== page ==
Sometime last fall, I had to give up using Ordinary Parent’s Guide... for reading. It worked like a charm for Ian. But his twin, who was allowed to go at his own pace, was still struggling. He was starting to loathe reading time. I had to admit that the time for teaching diligence was over and the time for preventing Sam from hating books was upon us.
So I played around with different options and, as is my nature, I researched the issue to death. I finally settled on All About Spelling. But I bought it as a phonics and language arts program, not for spelling. It felt a bit risky. Ooo, danger and excitement in a homeschooling post? Unheard of!
Per instructions, we started at Level 1, even though it begins with basic “this letter makes this sound” sort of stuff. Instead of learning short and long vowel sounds, though, we learned the phonograms of each letter. Still memorization and chanting, but of phonograms. I think this way works better.
Sam responded well to the built-in visual cues of progress in the program, like the sticker chart, moving spelling words or phonogram cards from review to “Mastered.” (Sam called them “Masterpiece,” my little artiste!)
As we moved through the book, there would be a box at the end of the lesson that said, “If you’re doing All About Reading, your child can now read stories X and Y from their reader.”
In addition to the basic curriculum, I bought the hardcover companion books. They are short little stories written to coincide with the lessons in the program. The books are illustrated (something I used to think was a bad idea), but they are black and white pictures, so it’s not overly BRIGHT and DISTRACTING!!
Sam loved that there were only a few sight words to learn before he could read a whole story. Because he’s such a visual learner, the pictures were helpful for keeping his interest. What I’ve found (with both Sam and now Adam) is that they may be able to guess a few words from the pictures, but I will always catch them if they’re not really reading. The pictures are just vague enough to require the words. Perfect.
An aside: the books are expensive, but they were necessary for me to use the program as a reading program. And now that I’ve used them, I think they were money well spent. I bought them one at a time, or as I caught them on sale. They’ve held up well. And they’re easily recognizable as school books, so we haven’t left them out or lost them yet.
Sam quickly moved through Level 1 and onto Level 2. We both enjoyed doing the lesson together. I learned as much as he did, including certain spelling rules I never understood before. (Our favorite: C says “s” before e, i, or y. All the other times, it says “k.” Who knew?)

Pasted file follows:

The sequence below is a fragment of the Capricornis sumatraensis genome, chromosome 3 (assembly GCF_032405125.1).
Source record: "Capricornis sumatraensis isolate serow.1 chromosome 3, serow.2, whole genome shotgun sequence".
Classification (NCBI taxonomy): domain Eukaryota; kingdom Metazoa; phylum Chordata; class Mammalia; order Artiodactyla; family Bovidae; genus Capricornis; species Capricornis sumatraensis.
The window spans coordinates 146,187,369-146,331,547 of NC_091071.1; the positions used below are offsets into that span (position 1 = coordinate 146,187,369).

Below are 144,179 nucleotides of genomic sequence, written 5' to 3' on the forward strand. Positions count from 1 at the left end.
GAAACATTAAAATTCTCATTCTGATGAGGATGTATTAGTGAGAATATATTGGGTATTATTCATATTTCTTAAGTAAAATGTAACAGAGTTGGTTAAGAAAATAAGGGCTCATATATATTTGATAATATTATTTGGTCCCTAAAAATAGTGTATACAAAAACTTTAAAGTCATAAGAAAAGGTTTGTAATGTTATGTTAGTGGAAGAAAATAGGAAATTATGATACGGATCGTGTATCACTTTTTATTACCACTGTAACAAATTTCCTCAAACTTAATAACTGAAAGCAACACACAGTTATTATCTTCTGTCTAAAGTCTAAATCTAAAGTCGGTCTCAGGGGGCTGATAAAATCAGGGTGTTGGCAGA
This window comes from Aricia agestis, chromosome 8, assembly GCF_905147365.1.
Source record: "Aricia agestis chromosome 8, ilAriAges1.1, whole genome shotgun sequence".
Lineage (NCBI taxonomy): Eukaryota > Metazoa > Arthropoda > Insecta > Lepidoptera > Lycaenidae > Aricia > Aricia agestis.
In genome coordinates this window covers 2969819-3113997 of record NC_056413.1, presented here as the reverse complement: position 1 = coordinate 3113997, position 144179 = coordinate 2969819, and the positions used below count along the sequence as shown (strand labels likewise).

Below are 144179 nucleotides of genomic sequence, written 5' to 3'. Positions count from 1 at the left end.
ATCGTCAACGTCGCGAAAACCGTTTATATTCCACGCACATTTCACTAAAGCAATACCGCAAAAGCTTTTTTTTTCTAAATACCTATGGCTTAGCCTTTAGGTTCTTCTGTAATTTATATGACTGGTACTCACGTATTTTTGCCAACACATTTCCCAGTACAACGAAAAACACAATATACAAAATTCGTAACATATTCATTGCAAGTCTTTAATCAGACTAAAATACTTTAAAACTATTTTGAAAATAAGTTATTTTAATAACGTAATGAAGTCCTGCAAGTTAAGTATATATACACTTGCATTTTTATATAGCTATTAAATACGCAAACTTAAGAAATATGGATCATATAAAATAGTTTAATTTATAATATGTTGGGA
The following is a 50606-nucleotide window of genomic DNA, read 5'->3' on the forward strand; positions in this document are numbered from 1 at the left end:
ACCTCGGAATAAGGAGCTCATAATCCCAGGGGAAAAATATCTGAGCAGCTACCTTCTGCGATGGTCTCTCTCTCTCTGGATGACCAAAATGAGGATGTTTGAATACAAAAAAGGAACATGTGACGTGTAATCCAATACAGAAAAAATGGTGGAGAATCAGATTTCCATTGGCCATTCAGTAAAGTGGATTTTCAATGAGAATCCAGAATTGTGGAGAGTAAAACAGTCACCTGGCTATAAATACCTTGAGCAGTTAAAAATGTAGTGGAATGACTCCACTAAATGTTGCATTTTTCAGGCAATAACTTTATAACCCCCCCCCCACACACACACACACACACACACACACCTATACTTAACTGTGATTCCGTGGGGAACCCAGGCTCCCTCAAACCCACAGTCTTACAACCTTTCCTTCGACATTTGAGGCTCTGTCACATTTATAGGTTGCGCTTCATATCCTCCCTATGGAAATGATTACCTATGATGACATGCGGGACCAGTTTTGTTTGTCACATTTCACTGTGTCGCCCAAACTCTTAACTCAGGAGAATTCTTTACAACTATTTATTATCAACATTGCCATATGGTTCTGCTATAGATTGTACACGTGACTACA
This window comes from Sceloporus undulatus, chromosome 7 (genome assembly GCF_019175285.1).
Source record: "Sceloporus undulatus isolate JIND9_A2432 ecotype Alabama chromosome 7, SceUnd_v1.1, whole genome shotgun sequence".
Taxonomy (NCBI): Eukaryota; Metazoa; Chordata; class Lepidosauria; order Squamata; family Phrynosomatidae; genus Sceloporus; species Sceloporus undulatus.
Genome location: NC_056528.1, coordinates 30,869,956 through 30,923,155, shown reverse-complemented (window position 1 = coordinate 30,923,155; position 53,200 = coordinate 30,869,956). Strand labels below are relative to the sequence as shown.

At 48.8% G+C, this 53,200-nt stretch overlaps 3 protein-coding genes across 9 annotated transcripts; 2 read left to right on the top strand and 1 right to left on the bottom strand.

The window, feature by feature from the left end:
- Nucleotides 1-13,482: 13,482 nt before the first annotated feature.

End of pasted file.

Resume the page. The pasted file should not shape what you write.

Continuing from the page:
I also realized the major gaps in Sam’s understanding of phonics and how words are built. We fixed them quickly and, as his confidence grew, so did his reading ability.
Just this week, he started working his way through his first Bobbsey Twins book. His brother has been reading them four at a time for months, so Sam is standing a little taller just carrying his book around. He’s going a lot slower than Ian does, but he’s reading, y’all. And I can hear his “sounding it out” ability improving every single day. Now he can convert all of the individual sounds to a familiar word much quicker.
I’ve decided to start adding Ian into our lessons and actually doing it as Spelling with the twins. Ian is playing catch-up to learn some of the rules Sam already learned, but he’ll pick it up in no time. And I’m already seeing some holes in Ian’s spelling and reading that will benefit from this program. I think it’s going to work well for us this next year.
In the meantime, I also began teaching Adam how to read. I started from the very beginning of Level 1 again, only at a much slower pace. It took him awhile to learn all the phonogram sounds, but as soon as he did, it was no time at all before he was spelling entire words. My little wiggly, kinesthetic boy can spell like a champ! It was super easy for him to switch from spelling to reading the words. And he’s very proud that he can already read whole “chapters” from the All About Reading readers.
My goal with teaching my kids to read was always to cater to the different learning styles I knew they possessed. Ordinary Parents Guide did this, but in small ways. The curriculum didn’t FORCE me to use letter magnets to teach if I didn’t want to. I never wanted to. But I needed to.
All About Spelling makes teaching a breeze AND requires that we do all of the fun letter tiles, card reviewing, syllable labeling, and other fun visual cues to help my kids really learn. (We put our first “rule-breaker” word in “jail” the other day. We actually took the card (with an outlaw on it) and put it on top of a paper that said “jail.” Such a small thing, but my boys still know exactly which word is the “bad guy.”) But the program is set up to make it super easy for a busy mama like me to make it through the lessons with no prep. It’s all there, it’s all put together. I just have to show up. THAT I can do.
And just so you don’t think it’s all fun, learning, and perfect syllables around here, I figured I’d better show you The Truth: my kids perch on baby food boxes to write their spelling words while their sisters crawl around my ankles and whine.
Glamorous as always!
This isn’t a paid advertisement and nobody asked me to write this. And we bought our own products. The end.
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